Video and written copy of Nina Newington’s comments on the Environmental Goals and Climate Change Reduction Act, as presented to the Law Amendments Committee on November 1, 2021.

Courtesy of the Nova Scotia Legislature

I am speaking on behalf of the Annapolis County chapter of Extinction Rebellion. First, thank you for having me. Opportunities for citizens to participate directly in the shaping of legislation are important. I hope this government will take seriously the efforts citizens put into their presentations to this committee.

There is much that is good in Bill 57 and it is a great improvement over the previous government’s Sustainable Development and Goals Act, in particular, because it establishes timelines within the legislation. Unfortunately, those timelines still do not match the urgency of our situation. We are facing twin emergencies vastly more deadly than COVID.

We need the government to tell the truth about the severity of the nature and climate crises, and about what has to be done. And we need the government to act now. We need clear mandates with timelines that are based on science. What we do – or don’t do – to cut emissions in the next nine years will determine whether climate chaos and ecosystem collapse become the reality for all future generations. They are already impacting us. I’ll leave the detailed critique of most of this bill to people who know far more about the specifics of emissions reductions. I want to talk about something crucially important that is missing from this bill: adequate attention to the biodiversity crisis.

In June 2021, the world’s leading biodiversity and climate experts, convened by the Intergovernmental Panel on Climate Change and the Intergovernmental Science-Policy Platform on Biodiversity and Ecosystem Services, produced a peer-reviewed report for the world’s political leaders.

The report leaves no doubt that the climate crisis cannot be solved without solving the nature crisis and vice versa.

It identifies actions to simultaneously fight both crises, including expanding nature reserves and restoring—or halting the loss of—ecosystems rich in species and carbon, such as forests, natural grasslands and kelp forests.

The only way Bill 57 addresses the biodiversity crisis is by mandating the protection of 20% of our land and water by 2030. This is a definite improvement over previous goals but I would urge that we need an earlier target of 2025. This will not be easy to achieve but it is essential. Our federal government has agreed to implement the UN’s goal of protecting 30% of lands and waters on earth by 2030.

Here in Nova Scotia, we should get cracking on our 20% target. First on the to-do list: restore Owls Head, with its globally rare ecosystem, to the list of proposed Parks and Protected Areas then immediately protect all the areas on the PPA list.

Bill 57 should include an explicit commitment by the provincial government to obey its own Endangered Species Act. This provision should not be necessary, of course, but when successive governments have failed—for 17 years —to identify core habitat for listed species, as required by law, and when governments still appear to be ignoring the Nova Scotia Supreme Court’s finding of a ‘chronic and systemic failure’ to follow the law, it is necessary to spell it out.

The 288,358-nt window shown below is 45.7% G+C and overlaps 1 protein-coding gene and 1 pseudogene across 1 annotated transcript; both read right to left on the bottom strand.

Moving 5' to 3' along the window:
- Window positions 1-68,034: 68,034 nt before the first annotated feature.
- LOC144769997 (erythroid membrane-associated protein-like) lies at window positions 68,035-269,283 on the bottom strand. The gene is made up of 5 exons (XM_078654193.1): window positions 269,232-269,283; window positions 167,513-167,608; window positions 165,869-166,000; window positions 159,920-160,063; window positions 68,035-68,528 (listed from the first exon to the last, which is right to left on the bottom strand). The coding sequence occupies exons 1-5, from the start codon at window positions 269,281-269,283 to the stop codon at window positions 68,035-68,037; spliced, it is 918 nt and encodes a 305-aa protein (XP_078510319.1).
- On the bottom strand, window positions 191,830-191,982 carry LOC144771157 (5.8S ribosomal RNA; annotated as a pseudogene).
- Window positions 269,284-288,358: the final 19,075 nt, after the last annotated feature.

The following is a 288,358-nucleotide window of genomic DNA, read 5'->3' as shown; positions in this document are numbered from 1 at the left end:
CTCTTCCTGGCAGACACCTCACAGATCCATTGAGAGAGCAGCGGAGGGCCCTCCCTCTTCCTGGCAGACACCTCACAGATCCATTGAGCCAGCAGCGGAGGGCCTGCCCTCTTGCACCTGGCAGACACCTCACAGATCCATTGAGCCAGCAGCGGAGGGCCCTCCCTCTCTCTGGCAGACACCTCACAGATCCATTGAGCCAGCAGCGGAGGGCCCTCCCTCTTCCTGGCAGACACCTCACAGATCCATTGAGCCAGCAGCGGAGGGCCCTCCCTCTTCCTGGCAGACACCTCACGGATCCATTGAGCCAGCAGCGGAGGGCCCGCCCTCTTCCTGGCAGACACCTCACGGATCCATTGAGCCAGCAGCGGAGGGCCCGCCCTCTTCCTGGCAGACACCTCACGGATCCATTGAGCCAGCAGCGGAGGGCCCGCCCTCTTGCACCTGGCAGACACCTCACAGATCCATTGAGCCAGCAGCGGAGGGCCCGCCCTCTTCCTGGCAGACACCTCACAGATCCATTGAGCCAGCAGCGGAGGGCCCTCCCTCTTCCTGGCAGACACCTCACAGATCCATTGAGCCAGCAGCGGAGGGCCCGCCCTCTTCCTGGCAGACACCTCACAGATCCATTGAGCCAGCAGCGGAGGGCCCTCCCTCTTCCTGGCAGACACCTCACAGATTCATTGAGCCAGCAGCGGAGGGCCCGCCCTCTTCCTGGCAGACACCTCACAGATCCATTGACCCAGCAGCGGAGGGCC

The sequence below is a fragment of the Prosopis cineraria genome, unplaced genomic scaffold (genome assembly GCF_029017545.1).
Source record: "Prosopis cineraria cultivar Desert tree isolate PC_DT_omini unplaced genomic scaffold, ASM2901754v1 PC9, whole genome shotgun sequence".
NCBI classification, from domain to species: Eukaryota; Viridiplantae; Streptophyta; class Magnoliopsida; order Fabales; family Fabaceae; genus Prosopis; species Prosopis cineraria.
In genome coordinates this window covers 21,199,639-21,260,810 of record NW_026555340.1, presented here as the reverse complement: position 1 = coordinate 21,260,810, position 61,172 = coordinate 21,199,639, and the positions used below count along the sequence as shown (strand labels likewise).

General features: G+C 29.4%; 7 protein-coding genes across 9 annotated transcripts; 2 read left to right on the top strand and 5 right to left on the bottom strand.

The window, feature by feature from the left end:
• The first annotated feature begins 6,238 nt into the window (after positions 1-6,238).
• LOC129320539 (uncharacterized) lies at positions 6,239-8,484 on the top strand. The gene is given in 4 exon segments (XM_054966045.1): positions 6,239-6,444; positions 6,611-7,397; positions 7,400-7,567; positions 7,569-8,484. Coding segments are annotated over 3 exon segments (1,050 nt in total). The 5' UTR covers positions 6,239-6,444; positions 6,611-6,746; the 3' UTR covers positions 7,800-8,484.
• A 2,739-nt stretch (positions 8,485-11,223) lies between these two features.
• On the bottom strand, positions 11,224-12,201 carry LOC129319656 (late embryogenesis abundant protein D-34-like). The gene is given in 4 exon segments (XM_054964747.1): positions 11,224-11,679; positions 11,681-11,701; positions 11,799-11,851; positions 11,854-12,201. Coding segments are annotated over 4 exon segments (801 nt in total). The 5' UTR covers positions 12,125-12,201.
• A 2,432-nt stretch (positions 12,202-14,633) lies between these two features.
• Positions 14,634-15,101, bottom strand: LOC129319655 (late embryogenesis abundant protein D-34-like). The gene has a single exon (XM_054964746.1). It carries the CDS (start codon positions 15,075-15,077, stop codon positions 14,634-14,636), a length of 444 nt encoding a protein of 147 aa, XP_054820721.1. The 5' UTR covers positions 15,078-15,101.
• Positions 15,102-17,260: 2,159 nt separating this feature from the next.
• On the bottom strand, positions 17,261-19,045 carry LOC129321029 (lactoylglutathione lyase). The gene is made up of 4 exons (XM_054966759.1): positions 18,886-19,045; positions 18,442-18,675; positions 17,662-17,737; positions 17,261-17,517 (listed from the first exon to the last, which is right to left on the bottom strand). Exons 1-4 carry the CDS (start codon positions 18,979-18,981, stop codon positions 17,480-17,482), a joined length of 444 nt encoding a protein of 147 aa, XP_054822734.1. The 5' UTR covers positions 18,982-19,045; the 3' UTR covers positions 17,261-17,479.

In light of the continued failure to identify core habitat for Mainland moose, all the areas of Crown land identified in 2012 as Mainland Moose Concentration Areas should be granted temporary protection immediately. All logging and road-building operations in these areas should be halted until core moose habitat areas have been identified. These core areas should then be granted immediate, permanent protection.

To return now to the necessity of addressing the nature and climate crises together: one consequence of treating them in isolation is that you get governments signing on to incredibly damaging practices such as burning biomass to generate supposedly green energy.

Burning trees to generate electricity encourages overharvesting. It is fiction to claim the biomass plants running right now in Liverpool and Port Hawkesbury run on sawmill waste. There aren’t enough good sawlogs left to generate that volume of waste. Instead, supplying these plants and selling woodchips overseas supports the low-value, high-volume model of forestry that has devastated our forests, damaging whole ecosystems in ways that may be irreparable, given our poor acidic soils and the increasing stresses brought by climate change. To add insult to injury, the electricity generated by burning biomass is dirtier than coal. It is essential that this bill remove biomass from the list of renewable energy sources.

These are not the only ways that Bill 57 fails to address the biodiversity crisis as it is intertwined with the climate crisis. Most shocking of all is the failure to implement immediately the long-promised move from clearcutting to ecological forestry on our public lands. This transition has been called for by the public and by scientists for over ten years. Three years ago Mr. Lahey released his recommendations for how to manage this transition while allowing the forestry industry some of what it wanted. The government of the time accepted all his recommendations, as indeed this government has claimed to. This summer, the crucial Silvicultural Guides for the Ecological Matrix (SGEM) were completed. But now, instead of actually implementing the Lahey report, the Bill proposes to delay the transition by another two years.